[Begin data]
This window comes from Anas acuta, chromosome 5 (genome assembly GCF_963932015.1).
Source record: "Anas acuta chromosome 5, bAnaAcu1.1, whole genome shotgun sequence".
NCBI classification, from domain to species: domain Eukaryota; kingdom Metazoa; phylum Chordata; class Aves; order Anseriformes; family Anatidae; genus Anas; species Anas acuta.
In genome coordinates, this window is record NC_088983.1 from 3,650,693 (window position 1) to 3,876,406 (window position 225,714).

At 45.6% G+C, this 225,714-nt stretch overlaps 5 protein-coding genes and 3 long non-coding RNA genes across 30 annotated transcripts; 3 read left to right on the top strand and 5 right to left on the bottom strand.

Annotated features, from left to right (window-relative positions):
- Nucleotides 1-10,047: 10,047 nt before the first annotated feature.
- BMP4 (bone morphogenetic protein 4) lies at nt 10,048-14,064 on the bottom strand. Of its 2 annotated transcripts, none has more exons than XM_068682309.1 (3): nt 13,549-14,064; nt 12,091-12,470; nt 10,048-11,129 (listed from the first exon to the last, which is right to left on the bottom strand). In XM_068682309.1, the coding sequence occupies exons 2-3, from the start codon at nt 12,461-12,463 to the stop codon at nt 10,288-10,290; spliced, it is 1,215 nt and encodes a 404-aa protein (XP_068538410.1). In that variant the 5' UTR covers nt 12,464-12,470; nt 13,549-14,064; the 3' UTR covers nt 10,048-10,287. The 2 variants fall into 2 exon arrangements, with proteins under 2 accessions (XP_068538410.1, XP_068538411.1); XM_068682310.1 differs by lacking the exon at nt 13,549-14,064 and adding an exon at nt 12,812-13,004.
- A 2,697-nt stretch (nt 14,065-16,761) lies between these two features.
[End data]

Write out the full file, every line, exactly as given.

This window comes from Anas acuta, chromosome 5 (genome assembly GCF_963932015.1).
Source record: "Anas acuta chromosome 5, bAnaAcu1.1, whole genome shotgun sequence".
NCBI classification, from domain to species: domain Eukaryota; kingdom Metazoa; phylum Chordata; class Aves; order Anseriformes; family Anatidae; genus Anas; species Anas acuta.
In genome coordinates, this window is record NC_088983.1 from 3,650,693 (window position 1) to 3,876,406 (window position 225,714).

At 45.6% G+C, this 225,714-nt stretch overlaps 5 protein-coding genes and 3 long non-coding RNA genes across 30 annotated transcripts; 3 read left to right on the top strand and 5 right to left on the bottom strand.

Annotated features, from left to right (window-relative positions):
- Nucleotides 1-10,047: 10,047 nt before the first annotated feature.
- BMP4 (bone morphogenetic protein 4) lies at nt 10,048-14,064 on the bottom strand. Of its 2 annotated transcripts, none has more exons than XM_068682309.1 (3): nt 13,549-14,064; nt 12,091-12,470; nt 10,048-11,129 (listed from the first exon to the last, which is right to left on the bottom strand). In XM_068682309.1, the coding sequence occupies exons 2-3, from the start codon at nt 12,461-12,463 to the stop codon at nt 10,288-10,290; spliced, it is 1,215 nt and encodes a 404-aa protein (XP_068538410.1). In that variant the 5' UTR covers nt 12,464-12,470; nt 13,549-14,064; the 3' UTR covers nt 10,048-10,287. The 2 variants fall into 2 exon arrangements, with proteins under 2 accessions (XP_068538410.1, XP_068538411.1); XM_068682310.1 differs by lacking the exon at nt 13,549-14,064 and adding an exon at nt 12,812-13,004.
- A 2,697-nt stretch (nt 14,065-16,761) lies between these two features.